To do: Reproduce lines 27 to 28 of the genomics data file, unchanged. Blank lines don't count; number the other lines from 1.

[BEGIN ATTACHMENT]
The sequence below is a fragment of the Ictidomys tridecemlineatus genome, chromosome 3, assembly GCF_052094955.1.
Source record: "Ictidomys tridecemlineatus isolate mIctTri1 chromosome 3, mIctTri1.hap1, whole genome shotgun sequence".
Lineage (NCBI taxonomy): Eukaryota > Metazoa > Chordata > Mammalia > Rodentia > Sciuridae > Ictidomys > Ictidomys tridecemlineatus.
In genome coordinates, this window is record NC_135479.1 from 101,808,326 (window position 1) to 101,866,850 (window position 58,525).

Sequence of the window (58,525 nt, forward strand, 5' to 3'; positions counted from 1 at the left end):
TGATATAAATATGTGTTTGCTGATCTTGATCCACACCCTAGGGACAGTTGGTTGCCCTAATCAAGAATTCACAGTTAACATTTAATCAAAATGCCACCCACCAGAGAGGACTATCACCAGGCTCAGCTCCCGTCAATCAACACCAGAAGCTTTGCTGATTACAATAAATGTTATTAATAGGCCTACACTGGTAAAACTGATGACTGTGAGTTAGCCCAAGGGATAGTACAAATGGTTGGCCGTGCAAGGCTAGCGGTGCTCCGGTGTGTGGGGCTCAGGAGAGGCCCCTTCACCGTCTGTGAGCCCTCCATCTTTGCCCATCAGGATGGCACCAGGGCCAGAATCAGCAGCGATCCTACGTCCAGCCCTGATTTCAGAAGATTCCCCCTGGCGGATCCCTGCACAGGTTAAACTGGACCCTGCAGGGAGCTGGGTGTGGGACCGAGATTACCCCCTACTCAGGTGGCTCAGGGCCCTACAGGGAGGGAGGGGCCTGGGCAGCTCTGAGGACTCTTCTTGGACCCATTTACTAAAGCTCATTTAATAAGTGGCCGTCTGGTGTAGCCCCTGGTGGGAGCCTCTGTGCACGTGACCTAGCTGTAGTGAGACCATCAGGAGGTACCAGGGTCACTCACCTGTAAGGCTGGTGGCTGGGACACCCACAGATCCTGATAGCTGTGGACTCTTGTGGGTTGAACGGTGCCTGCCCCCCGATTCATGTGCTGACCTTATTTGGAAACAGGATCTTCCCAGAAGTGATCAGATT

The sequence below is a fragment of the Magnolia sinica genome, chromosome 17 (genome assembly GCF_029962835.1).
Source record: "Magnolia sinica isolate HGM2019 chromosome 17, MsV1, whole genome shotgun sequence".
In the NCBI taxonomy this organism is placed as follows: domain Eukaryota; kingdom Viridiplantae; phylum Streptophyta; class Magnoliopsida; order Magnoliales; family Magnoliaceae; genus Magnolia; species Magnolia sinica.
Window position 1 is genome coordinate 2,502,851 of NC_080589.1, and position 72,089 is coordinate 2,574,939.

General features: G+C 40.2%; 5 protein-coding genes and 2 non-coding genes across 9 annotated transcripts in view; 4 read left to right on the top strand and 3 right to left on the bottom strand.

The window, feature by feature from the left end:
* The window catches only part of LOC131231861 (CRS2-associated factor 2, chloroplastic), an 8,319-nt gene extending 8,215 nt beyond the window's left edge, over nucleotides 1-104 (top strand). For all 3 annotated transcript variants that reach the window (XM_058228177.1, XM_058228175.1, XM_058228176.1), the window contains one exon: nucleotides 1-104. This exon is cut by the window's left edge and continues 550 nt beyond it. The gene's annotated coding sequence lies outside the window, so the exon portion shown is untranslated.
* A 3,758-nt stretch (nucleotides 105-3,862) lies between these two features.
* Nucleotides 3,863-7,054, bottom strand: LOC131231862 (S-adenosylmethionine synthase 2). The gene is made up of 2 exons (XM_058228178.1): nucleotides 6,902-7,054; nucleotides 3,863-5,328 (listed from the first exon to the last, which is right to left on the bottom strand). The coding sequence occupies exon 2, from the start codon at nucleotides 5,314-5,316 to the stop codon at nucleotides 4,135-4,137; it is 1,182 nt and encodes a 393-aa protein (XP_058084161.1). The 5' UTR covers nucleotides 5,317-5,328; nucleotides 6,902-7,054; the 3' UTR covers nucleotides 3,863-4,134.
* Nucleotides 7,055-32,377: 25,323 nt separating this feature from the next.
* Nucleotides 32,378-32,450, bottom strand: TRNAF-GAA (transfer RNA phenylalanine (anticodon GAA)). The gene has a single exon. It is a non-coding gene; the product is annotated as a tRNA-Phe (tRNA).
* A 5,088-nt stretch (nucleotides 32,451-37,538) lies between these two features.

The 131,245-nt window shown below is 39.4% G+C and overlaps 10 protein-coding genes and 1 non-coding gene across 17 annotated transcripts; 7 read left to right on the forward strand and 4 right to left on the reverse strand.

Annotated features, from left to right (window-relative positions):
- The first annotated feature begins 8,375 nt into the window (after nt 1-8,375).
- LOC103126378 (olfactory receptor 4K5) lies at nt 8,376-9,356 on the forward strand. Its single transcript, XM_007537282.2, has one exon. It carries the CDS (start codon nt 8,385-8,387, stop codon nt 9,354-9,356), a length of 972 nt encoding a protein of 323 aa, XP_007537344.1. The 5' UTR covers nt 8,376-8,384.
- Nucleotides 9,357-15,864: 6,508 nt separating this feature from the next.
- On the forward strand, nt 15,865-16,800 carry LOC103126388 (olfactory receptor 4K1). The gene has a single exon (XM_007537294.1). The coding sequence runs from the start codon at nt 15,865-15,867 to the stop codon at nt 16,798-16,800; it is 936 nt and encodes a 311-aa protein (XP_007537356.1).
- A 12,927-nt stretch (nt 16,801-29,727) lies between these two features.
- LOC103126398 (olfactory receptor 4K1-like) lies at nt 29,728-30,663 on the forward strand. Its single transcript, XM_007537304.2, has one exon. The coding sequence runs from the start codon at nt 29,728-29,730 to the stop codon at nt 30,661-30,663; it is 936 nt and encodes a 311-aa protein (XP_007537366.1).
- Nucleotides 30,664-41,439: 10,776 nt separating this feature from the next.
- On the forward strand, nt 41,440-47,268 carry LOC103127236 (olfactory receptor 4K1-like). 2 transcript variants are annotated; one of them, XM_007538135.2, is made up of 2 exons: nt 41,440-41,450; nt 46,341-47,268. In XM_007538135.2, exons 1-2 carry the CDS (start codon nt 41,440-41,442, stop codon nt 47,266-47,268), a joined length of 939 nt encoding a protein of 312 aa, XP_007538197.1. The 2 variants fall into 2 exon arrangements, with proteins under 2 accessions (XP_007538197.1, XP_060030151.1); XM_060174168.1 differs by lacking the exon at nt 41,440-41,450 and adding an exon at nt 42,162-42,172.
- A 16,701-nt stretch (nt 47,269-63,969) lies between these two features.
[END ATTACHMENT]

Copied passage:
- Nucleotides 30,664-41,439: 10,776 nt separating this feature from the next.
- On the forward strand, nt 41,440-47,268 carry LOC103127236 (olfactory receptor 4K1-like). 2 transcript variants are annotated; one of them, XM_007538135.2, is made up of 2 exons: nt 41,440-41,450; nt 46,341-47,268. In XM_007538135.2, exons 1-2 carry the CDS (start codon nt 41,440-41,442, stop codon nt 47,266-47,268), a joined length of 939 nt encoding a protein of 312 aa, XP_007538197.1. The 2 variants fall into 2 exon arrangements, with proteins under 2 accessions (XP_007538197.1, XP_060030151.1); XM_060174168.1 differs by lacking the exon at nt 41,440-41,450 and adding an exon at nt 42,162-42,172.